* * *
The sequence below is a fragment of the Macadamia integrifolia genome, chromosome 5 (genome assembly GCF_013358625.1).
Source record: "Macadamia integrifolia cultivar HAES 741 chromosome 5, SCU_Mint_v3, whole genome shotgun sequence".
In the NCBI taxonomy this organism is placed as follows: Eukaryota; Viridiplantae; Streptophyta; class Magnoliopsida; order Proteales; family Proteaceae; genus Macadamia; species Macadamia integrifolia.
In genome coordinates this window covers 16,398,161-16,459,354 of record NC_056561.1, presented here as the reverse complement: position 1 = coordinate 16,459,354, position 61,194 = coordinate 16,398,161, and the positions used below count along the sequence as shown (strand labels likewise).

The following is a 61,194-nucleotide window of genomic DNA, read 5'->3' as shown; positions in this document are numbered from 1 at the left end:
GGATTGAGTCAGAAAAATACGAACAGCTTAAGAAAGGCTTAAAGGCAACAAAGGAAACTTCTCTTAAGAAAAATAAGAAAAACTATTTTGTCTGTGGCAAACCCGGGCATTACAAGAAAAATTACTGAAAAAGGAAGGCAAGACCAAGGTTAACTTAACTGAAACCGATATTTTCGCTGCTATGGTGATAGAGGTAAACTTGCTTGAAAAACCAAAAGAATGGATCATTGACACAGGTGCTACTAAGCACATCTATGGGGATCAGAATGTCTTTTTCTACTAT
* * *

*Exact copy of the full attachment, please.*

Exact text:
The sequence below is a fragment of the Macadamia integrifolia genome, chromosome 5 (genome assembly GCF_013358625.1).
Source record: "Macadamia integrifolia cultivar HAES 741 chromosome 5, SCU_Mint_v3, whole genome shotgun sequence".
In the NCBI taxonomy this organism is placed as follows: Eukaryota; Viridiplantae; Streptophyta; class Magnoliopsida; order Proteales; family Proteaceae; genus Macadamia; species Macadamia integrifolia.
In genome coordinates this window covers 16,398,161-16,459,354 of record NC_056561.1, presented here as the reverse complement: position 1 = coordinate 16,459,354, position 61,194 = coordinate 16,398,161, and the positions used below count along the sequence as shown (strand labels likewise).

The following is a 61,194-nucleotide window of genomic DNA, read 5'->3' as shown; positions in this document are numbered from 1 at the left end:
GGATTGAGTCAGAAAAATACGAACAGCTTAAGAAAGGCTTAAAGGCAACAAAGGAAACTTCTCTTAAGAAAAATAAGAAAAACTATTTTGTCTGTGGCAAACCCGGGCATTACAAGAAAAATTACTGAAAAAGGAAGGCAAGACCAAGGTTAACTTAACTGAAACCGATATTTTCGCTGCTATGGTGATAGAGGTAAACTTGCTTGAAAAACCAAAAGAATGGATCATTGACACAGGTGCTACTAAGCACATCTATGGGGATCAGAATGTCTTTTTCTACTAT